Press Release: IMF Executive Board Completes Second Review Under Stand-by Arrangement with St. Kitts and Nevis and Disburses US $4.83 million
May 21, 2012Press Release No. 12/186
May 21, 2012
The Executive Board of the International Monetary Fund (IMF) today completed the second review of St. Kitts and Nevis’ economic performance under a program supported by a 36-month Stand-by Arrangement (SBA). The completion of the review allows the immediate disbursement of an amount equivalent to SDR 3.161 million (about US $4.83 million), bringing total disbursements under the arrangement to SDR 36.781 million (about US $56.21 million).
The Executive Board also approved a request for waivers of applicability for three end-March 2012 performance criteria. These waivers were necessary because the Executive Board meeting was scheduled to take place after end-March but before the data for the overall balance of the central government, the central government budget expenditure arrears, and the stock of short-term external debt becomes available.
The SBA was approved on July 27, 2011 (see Press Release No. 11/295), for an amount equivalent to SDR 52.51 million (about US $80.25 million), or 590 percent of St. Kitts and Nevis’ IMF quota.
Following the Executive Board’s discussion, Mr. Naoyuki Shinohara, Deputy Managing Director and Acting Chair, made the following statement:
“The authorities are to be commended for the strong implementation of their home-grown, Fund-supported program. Notwithstanding an adverse global setting, the fiscal target was met by a comfortable margin, and the authorities’ structural reforms progressed as planned. Following three consecutive years of decline, the domestic economic outlook is positive, supported by FDI-related construction and an improvement in tourism activities, although the global environment continues to present downside risks.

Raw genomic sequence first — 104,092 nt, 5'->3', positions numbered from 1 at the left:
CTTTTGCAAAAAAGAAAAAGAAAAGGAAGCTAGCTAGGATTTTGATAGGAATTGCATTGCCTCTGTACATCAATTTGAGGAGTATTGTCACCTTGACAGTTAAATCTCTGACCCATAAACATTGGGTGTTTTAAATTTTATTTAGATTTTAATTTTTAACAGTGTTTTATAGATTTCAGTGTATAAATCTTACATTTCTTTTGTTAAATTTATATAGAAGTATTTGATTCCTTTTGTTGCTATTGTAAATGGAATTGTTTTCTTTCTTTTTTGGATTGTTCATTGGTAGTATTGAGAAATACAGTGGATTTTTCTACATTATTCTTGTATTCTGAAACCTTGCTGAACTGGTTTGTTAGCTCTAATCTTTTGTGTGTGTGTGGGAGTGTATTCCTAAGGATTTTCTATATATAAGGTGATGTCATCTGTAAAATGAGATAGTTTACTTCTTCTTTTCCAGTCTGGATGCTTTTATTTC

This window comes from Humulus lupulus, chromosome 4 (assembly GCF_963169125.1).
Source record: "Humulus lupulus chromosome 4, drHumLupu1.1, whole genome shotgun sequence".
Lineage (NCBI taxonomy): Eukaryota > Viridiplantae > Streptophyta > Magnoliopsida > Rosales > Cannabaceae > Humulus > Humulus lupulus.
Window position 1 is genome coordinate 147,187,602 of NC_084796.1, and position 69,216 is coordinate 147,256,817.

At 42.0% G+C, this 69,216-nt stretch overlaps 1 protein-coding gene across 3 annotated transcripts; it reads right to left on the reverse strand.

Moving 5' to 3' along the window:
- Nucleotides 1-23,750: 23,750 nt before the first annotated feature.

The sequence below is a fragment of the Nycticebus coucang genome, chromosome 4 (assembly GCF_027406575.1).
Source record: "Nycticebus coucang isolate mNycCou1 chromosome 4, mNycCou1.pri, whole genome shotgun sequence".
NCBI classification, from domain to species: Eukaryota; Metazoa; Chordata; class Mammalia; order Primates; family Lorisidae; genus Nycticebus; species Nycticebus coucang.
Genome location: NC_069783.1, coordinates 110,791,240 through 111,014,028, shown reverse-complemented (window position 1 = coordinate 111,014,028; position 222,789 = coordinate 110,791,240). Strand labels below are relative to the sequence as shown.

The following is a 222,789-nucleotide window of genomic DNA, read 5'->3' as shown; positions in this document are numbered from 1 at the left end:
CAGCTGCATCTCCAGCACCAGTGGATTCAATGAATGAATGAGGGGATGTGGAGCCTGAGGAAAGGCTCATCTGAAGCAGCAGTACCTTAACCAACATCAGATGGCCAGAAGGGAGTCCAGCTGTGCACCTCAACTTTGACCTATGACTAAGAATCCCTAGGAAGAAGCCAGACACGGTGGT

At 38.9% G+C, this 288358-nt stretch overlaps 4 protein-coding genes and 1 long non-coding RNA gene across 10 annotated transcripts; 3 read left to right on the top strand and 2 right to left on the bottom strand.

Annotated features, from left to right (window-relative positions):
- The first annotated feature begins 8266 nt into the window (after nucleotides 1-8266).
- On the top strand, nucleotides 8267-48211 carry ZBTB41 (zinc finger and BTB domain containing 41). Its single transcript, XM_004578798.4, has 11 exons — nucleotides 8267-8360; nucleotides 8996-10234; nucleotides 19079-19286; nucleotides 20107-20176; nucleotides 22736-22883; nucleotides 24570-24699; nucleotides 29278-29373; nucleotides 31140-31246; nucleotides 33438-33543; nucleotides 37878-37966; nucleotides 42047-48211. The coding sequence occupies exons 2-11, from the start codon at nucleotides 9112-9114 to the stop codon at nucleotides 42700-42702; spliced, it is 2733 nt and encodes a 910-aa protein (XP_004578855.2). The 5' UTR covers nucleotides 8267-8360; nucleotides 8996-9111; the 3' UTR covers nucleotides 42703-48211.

“The authorities successfully concluded a debt exchange with bondholders and external commercial creditors, the first phase of the comprehensive restructuring of the public debt. They have also made further progress in the resolution of domestic loans, including on the conversion of loans secured with land. It will be important to minimize the impact of debt restructuring on banks’ balance sheets to preserve financial sector stability. The Special Purpose Vehicle should be implemented according to international best practices.
“The success of the program hinges on a proactive policy response to safeguard achievement of the fiscal targets and strict adherence to the planned pace of structural reforms. In this regard, the authorities are proceeding with efforts to enhance tax revenue, maintain tight control over expenditure, and prepare contingency measures. It will be important to continue to make progress on other fiscal reforms to expand space for growth-promoting spending.”